it’s kind of like how silence can sometimes have a sound

I’m pretty particular when it comes to criteria for what makes a “good” book, because, well, I read a lot of them. I’m not afraid to stop reading mid way through, or even ten pages in if it’s not keeping my interest. I’ve been known to read, at times, five different books all at once. I’ll even admit that one of the hardest things about moving across the country was the act of hauling 3/4 of my library to Powell’s because I simply couldn’t afford to ship it. That’s how much I love books.

That’s why I am so pleasantly surprised by the one I’ve just now finished. Part of my surprise comes from the fact that I didn’t pick this book up expecting it to be that good. I’m kind of ashamed actually of how discriminating I can be at times of what I consider “popular” fiction, or in other words, lit. that I assume exists more to turn a profit then tell a decent story. I’ve called them “airport gift shop books” before. This was exacerbated by the fact that this story is being turned into a movie, which both lessened my opinion of it even before I cracked the spine, and made me unavoidably drawn to the need to read it before the movie comes out (as I surely would never read it after). Plus, I’ve been in a rut lately in regard to finding a “good” book, so I figured what the hell, I’d give it a go.

So, I’d built it up to be a dud.

That being said, it’s also really hard to surprise me when it comes to a story. I’ve gotten pretty good at recognizing the early indications of a twist; the clues the author will leave along the way. They’re little trailblazers left in the form of a conversation not had, or a character not heard from, or a word not spoken, and if all goes as planned, the reader doesn’t recognize that any of this was there (or missing) until the end when they turn around and try to retrace their steps. In my opinion, the really really good books are the ones I don’t pick up the trail on. As I said earlier, I built this one up to be a disappointment, and as I read, even though it was well written, and the characters where sympathetic, and I even liked reading it, I ultimately figured I’d be right. I had predicted the big twist by the third chapter, and when I got to the point where it all actually happened, I got all smug and gave myself an imaginary pat on the back for being so ingeniously intuitive.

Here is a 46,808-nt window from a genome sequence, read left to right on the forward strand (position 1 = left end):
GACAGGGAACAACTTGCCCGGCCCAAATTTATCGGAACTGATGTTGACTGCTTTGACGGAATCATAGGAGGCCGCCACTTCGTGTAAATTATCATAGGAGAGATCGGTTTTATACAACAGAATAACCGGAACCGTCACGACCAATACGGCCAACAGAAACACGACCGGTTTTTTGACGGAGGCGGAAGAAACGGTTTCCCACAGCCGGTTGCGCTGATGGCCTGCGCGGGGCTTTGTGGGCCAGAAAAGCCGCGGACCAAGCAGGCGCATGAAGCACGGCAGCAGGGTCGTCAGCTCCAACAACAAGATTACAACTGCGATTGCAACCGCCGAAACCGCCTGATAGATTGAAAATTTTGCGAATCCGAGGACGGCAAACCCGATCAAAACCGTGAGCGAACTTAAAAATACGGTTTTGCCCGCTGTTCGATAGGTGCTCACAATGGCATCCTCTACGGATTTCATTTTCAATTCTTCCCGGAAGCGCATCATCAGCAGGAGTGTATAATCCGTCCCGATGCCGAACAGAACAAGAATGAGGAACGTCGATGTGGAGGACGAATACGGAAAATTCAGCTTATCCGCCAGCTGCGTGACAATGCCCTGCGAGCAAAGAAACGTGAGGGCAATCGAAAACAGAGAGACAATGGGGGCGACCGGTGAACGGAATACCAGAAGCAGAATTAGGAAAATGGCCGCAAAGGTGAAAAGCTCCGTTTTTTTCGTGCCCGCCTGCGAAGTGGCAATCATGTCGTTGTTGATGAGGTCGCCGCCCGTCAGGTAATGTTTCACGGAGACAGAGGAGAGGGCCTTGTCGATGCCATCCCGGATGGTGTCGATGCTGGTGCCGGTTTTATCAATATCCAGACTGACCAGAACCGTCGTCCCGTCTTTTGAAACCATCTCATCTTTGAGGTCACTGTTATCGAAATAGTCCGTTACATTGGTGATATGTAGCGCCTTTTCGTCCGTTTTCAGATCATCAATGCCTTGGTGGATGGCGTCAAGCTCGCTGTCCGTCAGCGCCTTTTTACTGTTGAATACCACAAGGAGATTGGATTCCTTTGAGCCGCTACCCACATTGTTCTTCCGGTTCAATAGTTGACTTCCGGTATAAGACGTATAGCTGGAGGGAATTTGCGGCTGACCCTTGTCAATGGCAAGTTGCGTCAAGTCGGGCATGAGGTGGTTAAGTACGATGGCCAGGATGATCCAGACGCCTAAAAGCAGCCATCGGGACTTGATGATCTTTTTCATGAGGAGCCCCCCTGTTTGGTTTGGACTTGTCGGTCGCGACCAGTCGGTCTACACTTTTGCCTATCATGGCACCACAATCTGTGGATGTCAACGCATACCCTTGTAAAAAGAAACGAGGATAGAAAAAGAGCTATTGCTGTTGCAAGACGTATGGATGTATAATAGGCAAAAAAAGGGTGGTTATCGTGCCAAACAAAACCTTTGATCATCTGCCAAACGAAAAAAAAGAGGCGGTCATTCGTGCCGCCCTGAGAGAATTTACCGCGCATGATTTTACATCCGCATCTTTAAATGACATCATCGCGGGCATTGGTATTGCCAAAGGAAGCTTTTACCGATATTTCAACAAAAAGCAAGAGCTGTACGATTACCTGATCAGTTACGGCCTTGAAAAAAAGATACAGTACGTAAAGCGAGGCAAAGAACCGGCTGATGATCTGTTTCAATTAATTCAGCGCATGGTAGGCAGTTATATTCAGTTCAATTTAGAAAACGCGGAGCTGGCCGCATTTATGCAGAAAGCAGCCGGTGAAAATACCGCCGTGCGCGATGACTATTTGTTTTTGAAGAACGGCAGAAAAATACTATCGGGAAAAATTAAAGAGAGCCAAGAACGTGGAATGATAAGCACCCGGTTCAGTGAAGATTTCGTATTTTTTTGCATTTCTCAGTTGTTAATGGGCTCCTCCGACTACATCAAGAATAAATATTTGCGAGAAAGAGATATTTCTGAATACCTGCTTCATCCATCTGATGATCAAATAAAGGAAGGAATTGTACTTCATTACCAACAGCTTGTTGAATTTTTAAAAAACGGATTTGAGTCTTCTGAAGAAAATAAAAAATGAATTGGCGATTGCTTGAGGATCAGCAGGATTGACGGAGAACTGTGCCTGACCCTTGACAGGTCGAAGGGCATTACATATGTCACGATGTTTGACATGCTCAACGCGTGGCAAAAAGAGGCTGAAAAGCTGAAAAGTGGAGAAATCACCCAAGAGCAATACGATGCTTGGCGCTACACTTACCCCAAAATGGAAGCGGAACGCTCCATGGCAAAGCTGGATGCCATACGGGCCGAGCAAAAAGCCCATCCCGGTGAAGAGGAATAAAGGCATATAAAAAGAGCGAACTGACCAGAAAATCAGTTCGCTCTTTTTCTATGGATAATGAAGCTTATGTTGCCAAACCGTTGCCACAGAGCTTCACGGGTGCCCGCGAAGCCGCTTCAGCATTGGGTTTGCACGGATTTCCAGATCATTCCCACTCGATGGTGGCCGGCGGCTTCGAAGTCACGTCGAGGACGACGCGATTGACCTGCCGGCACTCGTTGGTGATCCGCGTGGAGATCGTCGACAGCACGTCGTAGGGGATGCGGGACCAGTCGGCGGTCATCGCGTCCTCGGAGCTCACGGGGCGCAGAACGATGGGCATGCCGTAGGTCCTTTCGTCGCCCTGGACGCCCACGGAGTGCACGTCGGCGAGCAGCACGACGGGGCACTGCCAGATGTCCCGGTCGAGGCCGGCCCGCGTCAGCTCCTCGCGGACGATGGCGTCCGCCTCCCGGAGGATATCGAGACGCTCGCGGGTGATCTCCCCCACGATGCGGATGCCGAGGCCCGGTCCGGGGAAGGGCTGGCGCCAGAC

And then, just as a truly “good” book should, it knocked me over sideways and schooled me in my snobbishness. There was a second twist…more like a twister, wrecking everything the preceding four hundred pages had built, and left me with my mouth hung open, a tear in my eye, and the need to run to my computer and blog about it. I certainly didn’t see that coming, and it was tragic, and awful, and so wonderfully perfect for the story that I am truly shocked (and thrilled) that I didn’t see it coming. I did exactly what was expected of me. I read the last sentence, briefly closed the book, re-opened it moments later and retraced my steps back to the very first page, where I found exactly what I thought I would: that the answer had been there all along.

I can’t say it’s cracked the top ten list of all time favorite books, but it does deserve honorable mention for not committing the one crime that, in my opinion, most conventional popular fiction is guilty of. This author writes for the masses, tells stories that anyone can find a way to relate to, makes a lot of profit for it, and at the same time doesn’t water anything down. She still assumes that her readers are actually, dare I say it…*intelligent.* So to that end, I tip my hat to her as I waive the white flag. I surrender the torch, and any other over used metaphor you can think of to illustrate that I am now taking my previously smug self, with my tail between my legs, off to bed where I can quietly contemplate how next I can find myself surprised by a book I’ve already judged by it’s cover.


Note: I’m not going to give you the title of the book I just blogged about because I really don’t want to ruin it for any of you who might still want to read it. And I promise, it’s not “Angels & Demons,” sorry.


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